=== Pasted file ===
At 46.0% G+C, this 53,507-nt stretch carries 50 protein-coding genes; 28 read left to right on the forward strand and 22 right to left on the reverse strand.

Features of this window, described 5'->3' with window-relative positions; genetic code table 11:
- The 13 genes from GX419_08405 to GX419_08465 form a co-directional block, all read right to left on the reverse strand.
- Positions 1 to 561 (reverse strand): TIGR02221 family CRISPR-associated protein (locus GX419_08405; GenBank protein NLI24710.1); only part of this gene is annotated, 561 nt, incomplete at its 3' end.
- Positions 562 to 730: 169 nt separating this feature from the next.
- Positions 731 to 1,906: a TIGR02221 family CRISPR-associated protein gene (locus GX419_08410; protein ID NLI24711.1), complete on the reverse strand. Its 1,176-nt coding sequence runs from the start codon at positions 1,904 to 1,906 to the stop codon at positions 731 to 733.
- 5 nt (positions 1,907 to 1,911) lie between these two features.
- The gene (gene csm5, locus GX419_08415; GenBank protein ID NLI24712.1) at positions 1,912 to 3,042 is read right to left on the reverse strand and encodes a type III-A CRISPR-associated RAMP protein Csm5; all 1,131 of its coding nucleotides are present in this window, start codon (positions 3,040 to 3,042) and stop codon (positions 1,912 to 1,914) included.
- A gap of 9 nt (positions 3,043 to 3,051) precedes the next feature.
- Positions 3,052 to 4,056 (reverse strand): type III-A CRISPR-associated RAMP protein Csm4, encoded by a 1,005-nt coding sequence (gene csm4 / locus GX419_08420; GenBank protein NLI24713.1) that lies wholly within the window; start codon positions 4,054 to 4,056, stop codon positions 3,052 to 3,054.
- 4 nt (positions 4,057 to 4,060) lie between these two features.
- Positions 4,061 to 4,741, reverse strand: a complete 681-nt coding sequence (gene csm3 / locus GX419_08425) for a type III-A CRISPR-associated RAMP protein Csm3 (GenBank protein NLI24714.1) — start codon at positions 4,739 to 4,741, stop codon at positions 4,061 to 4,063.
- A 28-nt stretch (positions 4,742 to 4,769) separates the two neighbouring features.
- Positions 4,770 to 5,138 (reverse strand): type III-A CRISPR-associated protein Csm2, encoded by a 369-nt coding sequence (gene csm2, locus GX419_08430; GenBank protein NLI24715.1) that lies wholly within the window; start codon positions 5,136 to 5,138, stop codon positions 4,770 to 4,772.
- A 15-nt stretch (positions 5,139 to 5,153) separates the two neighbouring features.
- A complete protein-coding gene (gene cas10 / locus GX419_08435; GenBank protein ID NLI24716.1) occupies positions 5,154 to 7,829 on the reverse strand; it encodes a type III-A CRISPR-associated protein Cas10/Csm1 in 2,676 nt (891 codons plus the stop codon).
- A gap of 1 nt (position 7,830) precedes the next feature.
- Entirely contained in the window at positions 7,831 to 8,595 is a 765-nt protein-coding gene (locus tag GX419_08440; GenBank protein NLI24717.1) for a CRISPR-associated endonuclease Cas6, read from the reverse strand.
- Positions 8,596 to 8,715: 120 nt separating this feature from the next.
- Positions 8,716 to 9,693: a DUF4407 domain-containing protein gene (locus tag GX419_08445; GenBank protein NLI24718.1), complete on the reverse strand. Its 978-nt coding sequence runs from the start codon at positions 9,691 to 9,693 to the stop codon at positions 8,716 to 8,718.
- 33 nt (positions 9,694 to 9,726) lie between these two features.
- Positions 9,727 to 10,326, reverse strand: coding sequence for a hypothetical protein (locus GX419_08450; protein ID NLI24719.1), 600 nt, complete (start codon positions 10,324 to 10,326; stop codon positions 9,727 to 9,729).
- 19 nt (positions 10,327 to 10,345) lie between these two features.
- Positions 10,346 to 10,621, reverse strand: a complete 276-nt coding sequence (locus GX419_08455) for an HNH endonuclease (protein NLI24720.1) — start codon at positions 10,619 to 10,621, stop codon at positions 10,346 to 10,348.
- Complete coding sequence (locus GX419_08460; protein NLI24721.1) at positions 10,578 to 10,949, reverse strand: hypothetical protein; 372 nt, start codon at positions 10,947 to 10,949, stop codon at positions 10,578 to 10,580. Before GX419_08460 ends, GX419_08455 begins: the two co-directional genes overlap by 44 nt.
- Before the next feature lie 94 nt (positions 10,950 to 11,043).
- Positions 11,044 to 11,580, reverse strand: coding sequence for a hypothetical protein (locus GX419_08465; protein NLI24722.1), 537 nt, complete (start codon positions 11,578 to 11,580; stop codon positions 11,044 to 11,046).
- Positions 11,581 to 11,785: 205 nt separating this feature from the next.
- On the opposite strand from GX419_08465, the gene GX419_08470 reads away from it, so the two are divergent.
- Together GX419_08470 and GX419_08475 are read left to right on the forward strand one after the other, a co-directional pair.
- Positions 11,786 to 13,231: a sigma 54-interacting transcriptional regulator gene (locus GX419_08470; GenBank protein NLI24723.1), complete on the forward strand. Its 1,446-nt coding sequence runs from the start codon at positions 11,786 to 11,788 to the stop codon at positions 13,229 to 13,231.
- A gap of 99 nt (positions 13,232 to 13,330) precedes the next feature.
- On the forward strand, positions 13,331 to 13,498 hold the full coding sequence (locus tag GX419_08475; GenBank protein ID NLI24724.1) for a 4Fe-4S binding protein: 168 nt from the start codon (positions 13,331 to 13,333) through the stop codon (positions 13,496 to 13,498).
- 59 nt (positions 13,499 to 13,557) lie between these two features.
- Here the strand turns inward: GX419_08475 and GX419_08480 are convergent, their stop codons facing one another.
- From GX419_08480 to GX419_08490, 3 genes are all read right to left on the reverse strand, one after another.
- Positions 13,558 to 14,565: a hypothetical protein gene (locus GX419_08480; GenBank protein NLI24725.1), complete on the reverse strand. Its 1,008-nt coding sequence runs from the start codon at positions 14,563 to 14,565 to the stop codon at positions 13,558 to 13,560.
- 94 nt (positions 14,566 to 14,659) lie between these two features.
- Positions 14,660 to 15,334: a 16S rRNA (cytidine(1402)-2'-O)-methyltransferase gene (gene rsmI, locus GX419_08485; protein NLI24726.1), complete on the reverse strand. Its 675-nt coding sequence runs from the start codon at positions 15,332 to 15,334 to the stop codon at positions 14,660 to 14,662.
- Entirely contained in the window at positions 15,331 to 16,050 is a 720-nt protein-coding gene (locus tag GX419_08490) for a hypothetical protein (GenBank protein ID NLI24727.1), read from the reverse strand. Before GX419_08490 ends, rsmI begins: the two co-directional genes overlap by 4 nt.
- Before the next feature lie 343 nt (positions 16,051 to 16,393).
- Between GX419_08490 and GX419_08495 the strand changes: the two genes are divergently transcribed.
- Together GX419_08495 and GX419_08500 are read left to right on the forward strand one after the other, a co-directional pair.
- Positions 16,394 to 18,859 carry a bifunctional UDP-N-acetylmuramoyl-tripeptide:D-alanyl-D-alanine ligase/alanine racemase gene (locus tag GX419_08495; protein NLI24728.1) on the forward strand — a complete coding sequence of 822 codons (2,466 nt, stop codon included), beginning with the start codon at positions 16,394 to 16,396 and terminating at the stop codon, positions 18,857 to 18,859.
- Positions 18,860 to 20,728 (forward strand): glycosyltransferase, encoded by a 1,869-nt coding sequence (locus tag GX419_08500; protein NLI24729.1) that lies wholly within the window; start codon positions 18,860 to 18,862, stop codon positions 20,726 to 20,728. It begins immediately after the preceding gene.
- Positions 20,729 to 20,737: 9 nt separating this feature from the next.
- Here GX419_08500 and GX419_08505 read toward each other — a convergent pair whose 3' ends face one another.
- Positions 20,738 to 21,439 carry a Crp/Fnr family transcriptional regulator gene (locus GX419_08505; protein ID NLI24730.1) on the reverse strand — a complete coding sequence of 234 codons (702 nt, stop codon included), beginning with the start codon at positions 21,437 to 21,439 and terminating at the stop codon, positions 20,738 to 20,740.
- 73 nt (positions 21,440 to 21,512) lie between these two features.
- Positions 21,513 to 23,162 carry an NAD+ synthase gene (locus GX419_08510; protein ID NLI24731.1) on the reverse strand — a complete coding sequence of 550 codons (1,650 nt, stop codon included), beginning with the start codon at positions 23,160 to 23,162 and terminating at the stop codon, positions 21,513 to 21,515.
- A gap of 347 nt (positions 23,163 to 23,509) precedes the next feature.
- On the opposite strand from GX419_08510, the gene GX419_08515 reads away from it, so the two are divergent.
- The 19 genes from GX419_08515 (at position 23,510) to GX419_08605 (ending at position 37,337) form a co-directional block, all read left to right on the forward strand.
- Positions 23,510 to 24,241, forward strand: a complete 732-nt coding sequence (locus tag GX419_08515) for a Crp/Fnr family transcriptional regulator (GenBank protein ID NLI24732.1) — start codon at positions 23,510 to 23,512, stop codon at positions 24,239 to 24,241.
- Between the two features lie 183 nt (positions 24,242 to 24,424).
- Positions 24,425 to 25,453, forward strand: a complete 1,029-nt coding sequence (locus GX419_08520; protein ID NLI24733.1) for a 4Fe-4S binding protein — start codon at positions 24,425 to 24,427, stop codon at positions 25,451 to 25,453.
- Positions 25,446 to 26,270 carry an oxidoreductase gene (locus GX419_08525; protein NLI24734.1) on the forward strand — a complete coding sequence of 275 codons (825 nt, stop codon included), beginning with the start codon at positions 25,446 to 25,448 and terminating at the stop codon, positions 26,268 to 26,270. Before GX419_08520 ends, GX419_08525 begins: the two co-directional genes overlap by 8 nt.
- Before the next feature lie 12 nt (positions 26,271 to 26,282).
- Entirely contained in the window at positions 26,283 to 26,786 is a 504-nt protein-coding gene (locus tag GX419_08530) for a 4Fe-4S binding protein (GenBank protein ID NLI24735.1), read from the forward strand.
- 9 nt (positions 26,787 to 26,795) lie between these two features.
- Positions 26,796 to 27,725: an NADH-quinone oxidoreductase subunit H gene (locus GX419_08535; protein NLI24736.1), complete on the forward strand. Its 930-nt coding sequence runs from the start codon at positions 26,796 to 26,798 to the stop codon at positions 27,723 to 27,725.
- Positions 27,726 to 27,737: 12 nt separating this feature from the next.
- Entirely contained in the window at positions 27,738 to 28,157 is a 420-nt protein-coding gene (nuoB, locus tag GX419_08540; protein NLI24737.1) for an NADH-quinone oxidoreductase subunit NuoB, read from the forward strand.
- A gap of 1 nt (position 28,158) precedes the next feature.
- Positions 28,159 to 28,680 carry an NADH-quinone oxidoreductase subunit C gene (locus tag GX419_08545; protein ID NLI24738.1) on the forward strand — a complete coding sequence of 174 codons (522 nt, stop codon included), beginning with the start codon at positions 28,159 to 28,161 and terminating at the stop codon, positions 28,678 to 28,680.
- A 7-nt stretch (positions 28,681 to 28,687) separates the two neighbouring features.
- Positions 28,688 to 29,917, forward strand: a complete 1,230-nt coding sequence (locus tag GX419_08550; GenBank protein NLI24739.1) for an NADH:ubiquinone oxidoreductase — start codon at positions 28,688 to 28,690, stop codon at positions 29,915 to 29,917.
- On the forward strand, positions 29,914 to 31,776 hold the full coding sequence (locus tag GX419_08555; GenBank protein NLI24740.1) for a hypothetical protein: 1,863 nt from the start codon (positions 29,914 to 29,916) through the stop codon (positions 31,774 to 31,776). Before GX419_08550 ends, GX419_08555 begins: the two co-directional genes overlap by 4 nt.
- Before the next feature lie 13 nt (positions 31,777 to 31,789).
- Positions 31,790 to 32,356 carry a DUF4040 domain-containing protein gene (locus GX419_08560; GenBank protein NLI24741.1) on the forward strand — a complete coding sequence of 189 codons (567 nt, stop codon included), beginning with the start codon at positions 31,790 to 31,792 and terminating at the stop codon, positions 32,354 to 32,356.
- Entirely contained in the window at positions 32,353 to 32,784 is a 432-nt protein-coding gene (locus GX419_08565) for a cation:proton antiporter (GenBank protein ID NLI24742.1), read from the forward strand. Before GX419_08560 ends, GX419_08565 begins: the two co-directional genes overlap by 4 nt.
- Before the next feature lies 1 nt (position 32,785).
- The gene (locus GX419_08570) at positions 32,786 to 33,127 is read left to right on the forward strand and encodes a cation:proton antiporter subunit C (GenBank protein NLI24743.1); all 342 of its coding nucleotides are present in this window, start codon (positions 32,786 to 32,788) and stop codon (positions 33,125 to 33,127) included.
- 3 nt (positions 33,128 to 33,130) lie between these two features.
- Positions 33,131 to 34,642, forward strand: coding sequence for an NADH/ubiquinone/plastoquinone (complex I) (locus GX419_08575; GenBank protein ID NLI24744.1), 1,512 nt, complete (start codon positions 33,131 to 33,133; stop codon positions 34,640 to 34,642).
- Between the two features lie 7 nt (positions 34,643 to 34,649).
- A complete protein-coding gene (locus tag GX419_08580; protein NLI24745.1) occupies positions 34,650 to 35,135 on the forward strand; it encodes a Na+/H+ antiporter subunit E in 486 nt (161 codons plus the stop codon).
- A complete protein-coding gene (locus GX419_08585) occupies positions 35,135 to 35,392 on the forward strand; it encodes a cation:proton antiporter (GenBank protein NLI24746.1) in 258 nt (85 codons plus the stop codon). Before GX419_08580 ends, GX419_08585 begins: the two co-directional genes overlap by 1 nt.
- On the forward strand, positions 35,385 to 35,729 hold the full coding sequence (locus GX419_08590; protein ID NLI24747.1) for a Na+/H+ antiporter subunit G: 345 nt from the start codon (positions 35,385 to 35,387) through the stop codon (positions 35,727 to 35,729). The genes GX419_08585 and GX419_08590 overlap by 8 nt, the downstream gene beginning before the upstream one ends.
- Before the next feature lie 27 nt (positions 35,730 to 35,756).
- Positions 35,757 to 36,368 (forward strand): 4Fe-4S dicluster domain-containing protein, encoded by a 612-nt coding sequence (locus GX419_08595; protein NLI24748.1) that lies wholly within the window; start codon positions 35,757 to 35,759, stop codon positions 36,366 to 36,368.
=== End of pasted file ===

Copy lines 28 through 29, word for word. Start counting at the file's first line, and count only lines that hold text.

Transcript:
- Positions 11,581 to 11,785: 205 nt separating this feature from the next.
- On the opposite strand from GX419_08465, the gene GX419_08470 reads away from it, so the two are divergent.